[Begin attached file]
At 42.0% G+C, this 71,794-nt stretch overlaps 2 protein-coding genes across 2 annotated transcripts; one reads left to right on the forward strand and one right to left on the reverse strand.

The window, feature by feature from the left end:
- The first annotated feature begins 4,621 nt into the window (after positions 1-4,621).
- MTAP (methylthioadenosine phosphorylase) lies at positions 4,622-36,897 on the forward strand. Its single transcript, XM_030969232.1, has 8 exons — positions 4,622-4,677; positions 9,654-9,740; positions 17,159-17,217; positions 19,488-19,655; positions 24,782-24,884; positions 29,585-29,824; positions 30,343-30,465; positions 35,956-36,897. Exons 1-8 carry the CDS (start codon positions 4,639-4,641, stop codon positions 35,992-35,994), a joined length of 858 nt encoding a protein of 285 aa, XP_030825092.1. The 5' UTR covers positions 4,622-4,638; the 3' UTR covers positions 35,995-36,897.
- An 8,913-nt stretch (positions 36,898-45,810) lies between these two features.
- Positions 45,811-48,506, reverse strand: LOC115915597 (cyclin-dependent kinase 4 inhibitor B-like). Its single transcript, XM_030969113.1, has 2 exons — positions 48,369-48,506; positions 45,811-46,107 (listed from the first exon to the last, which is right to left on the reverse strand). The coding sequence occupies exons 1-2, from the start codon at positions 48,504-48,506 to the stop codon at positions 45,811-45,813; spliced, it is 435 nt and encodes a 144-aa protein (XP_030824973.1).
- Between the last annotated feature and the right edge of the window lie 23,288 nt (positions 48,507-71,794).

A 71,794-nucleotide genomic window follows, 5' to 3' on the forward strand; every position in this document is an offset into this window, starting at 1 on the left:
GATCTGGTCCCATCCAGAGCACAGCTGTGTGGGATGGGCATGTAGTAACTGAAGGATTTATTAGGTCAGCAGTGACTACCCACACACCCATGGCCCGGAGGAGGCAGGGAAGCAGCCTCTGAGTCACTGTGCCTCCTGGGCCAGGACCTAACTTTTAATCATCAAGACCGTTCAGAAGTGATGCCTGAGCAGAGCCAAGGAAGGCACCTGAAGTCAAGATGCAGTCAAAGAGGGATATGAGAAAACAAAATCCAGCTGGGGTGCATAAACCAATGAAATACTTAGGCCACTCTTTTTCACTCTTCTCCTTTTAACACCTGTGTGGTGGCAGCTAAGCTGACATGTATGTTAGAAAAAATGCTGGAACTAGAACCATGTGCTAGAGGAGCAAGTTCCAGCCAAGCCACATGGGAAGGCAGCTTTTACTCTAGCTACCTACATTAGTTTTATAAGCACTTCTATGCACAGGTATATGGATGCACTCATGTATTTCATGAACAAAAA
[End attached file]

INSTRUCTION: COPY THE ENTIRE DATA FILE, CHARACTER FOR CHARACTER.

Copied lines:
At 42.0% G+C, this 71,794-nt stretch overlaps 2 protein-coding genes across 2 annotated transcripts; one reads left to right on the forward strand and one right to left on the reverse strand.

The window, feature by feature from the left end:
- The first annotated feature begins 4,621 nt into the window (after positions 1-4,621).
- MTAP (methylthioadenosine phosphorylase) lies at positions 4,622-36,897 on the forward strand. Its single transcript, XM_030969232.1, has 8 exons — positions 4,622-4,677; positions 9,654-9,740; positions 17,159-17,217; positions 19,488-19,655; positions 24,782-24,884; positions 29,585-29,824; positions 30,343-30,465; positions 35,956-36,897. Exons 1-8 carry the CDS (start codon positions 4,639-4,641, stop codon positions 35,992-35,994), a joined length of 858 nt encoding a protein of 285 aa, XP_030825092.1. The 5' UTR covers positions 4,622-4,638; the 3' UTR covers positions 35,995-36,897.
- An 8,913-nt stretch (positions 36,898-45,810) lies between these two features.
- Positions 45,811-48,506, reverse strand: LOC115915597 (cyclin-dependent kinase 4 inhibitor B-like). Its single transcript, XM_030969113.1, has 2 exons — positions 48,369-48,506; positions 45,811-46,107 (listed from the first exon to the last, which is right to left on the reverse strand). The coding sequence occupies exons 1-2, from the start codon at positions 48,504-48,506 to the stop codon at positions 45,811-45,813; spliced, it is 435 nt and encodes a 144-aa protein (XP_030824973.1).
- Between the last annotated feature and the right edge of the window lie 23,288 nt (positions 48,507-71,794).

A 71,794-nucleotide genomic window follows, 5' to 3' on the forward strand; every position in this document is an offset into this window, starting at 1 on the left:
GATCTGGTCCCATCCAGAGCACAGCTGTGTGGGATGGGCATGTAGTAACTGAAGGATTTATTAGGTCAGCAGTGACTACCCACACACCCATGGCCCGGAGGAGGCAGGGAAGCAGCCTCTGAGTCACTGTGCCTCCTGGGCCAGGACCTAACTTTTAATCATCAAGACCGTTCAGAAGTGATGCCTGAGCAGAGCCAAGGAAGGCACCTGAAGTCAAGATGCAGTCAAAGAGGGATATGAGAAAACAAAATCCAGCTGGGGTGCATAAACCAATGAAATACTTAGGCCACTCTTTTTCACTCTTCTCCTTTTAACACCTGTGTGGTGGCAGCTAAGCTGACATGTATGTTAGAAAAAATGCTGGAACTAGAACCATGTGCTAGAGGAGCAAGTTCCAGCCAAGCCACATGGGAAGGCAGCTTTTACTCTAGCTACCTACATTAGTTTTATAAGCACTTCTATGCACAGGTATATGGATGCACTCATGTATTTCATGAACAAAAA